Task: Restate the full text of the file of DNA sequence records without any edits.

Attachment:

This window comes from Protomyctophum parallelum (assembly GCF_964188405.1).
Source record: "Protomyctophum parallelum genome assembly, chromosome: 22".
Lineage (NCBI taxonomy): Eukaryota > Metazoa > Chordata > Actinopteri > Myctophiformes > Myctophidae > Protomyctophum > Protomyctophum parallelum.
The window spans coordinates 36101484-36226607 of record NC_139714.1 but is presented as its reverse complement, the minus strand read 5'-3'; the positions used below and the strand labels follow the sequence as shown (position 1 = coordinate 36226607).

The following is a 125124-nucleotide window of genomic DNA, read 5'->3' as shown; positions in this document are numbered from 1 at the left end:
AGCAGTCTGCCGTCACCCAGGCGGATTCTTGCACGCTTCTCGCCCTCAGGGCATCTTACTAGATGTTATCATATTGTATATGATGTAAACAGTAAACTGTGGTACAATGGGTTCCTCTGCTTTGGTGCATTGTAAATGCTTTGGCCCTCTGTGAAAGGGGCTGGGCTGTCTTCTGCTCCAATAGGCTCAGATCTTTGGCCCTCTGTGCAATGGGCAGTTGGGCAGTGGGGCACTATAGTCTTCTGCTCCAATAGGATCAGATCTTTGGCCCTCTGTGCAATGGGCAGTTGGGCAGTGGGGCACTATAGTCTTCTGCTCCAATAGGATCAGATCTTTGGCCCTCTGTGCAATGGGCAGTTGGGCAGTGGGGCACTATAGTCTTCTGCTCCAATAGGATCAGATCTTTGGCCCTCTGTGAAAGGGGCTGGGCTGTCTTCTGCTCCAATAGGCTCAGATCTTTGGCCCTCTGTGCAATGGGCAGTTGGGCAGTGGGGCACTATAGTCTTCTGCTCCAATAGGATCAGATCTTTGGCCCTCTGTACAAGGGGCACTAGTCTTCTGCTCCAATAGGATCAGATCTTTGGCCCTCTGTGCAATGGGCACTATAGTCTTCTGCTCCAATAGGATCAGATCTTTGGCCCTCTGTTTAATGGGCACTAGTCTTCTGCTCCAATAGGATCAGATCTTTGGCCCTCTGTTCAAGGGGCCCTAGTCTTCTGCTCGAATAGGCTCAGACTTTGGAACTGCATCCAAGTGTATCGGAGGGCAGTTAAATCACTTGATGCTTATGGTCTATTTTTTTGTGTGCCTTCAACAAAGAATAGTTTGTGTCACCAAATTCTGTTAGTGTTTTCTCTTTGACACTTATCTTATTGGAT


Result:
This window comes from Protomyctophum parallelum (assembly GCF_964188405.1).
Source record: "Protomyctophum parallelum genome assembly, chromosome: 22".
Lineage (NCBI taxonomy): Eukaryota > Metazoa > Chordata > Actinopteri > Myctophiformes > Myctophidae > Protomyctophum > Protomyctophum parallelum.
The window spans coordinates 36101484-36226607 of record NC_139714.1 but is presented as its reverse complement, the minus strand read 5'-3'; the positions used below and the strand labels follow the sequence as shown (position 1 = coordinate 36226607).

The following is a 125124-nucleotide window of genomic DNA, read 5'->3' as shown; positions in this document are numbered from 1 at the left end:
AGCAGTCTGCCGTCACCCAGGCGGATTCTTGCACGCTTCTCGCCCTCAGGGCATCTTACTAGATGTTATCATATTGTATATGATGTAAACAGTAAACTGTGGTACAATGGGTTCCTCTGCTTTGGTGCATTGTAAATGCTTTGGCCCTCTGTGAAAGGGGCTGGGCTGTCTTCTGCTCCAATAGGCTCAGATCTTTGGCCCTCTGTGCAATGGGCAGTTGGGCAGTGGGGCACTATAGTCTTCTGCTCCAATAGGATCAGATCTTTGGCCCTCTGTGCAATGGGCAGTTGGGCAGTGGGGCACTATAGTCTTCTGCTCCAATAGGATCAGATCTTTGGCCCTCTGTGCAATGGGCAGTTGGGCAGTGGGGCACTATAGTCTTCTGCTCCAATAGGATCAGATCTTTGGCCCTCTGTGAAAGGGGCTGGGCTGTCTTCTGCTCCAATAGGCTCAGATCTTTGGCCCTCTGTGCAATGGGCAGTTGGGCAGTGGGGCACTATAGTCTTCTGCTCCAATAGGATCAGATCTTTGGCCCTCTGTACAAGGGGCACTAGTCTTCTGCTCCAATAGGATCAGATCTTTGGCCCTCTGTGCAATGGGCACTATAGTCTTCTGCTCCAATAGGATCAGATCTTTGGCCCTCTGTTTAATGGGCACTAGTCTTCTGCTCCAATAGGATCAGATCTTTGGCCCTCTGTTCAAGGGGCCCTAGTCTTCTGCTCGAATAGGCTCAGACTTTGGAACTGCATCCAAGTGTATCGGAGGGCAGTTAAATCACTTGATGCTTATGGTCTATTTTTTTGTGTGCCTTCAACAAAGAATAGTTTGTGTCACCAAATTCTGTTAGTGTTTTCTCTTTGACACTTATCTTATTGGAT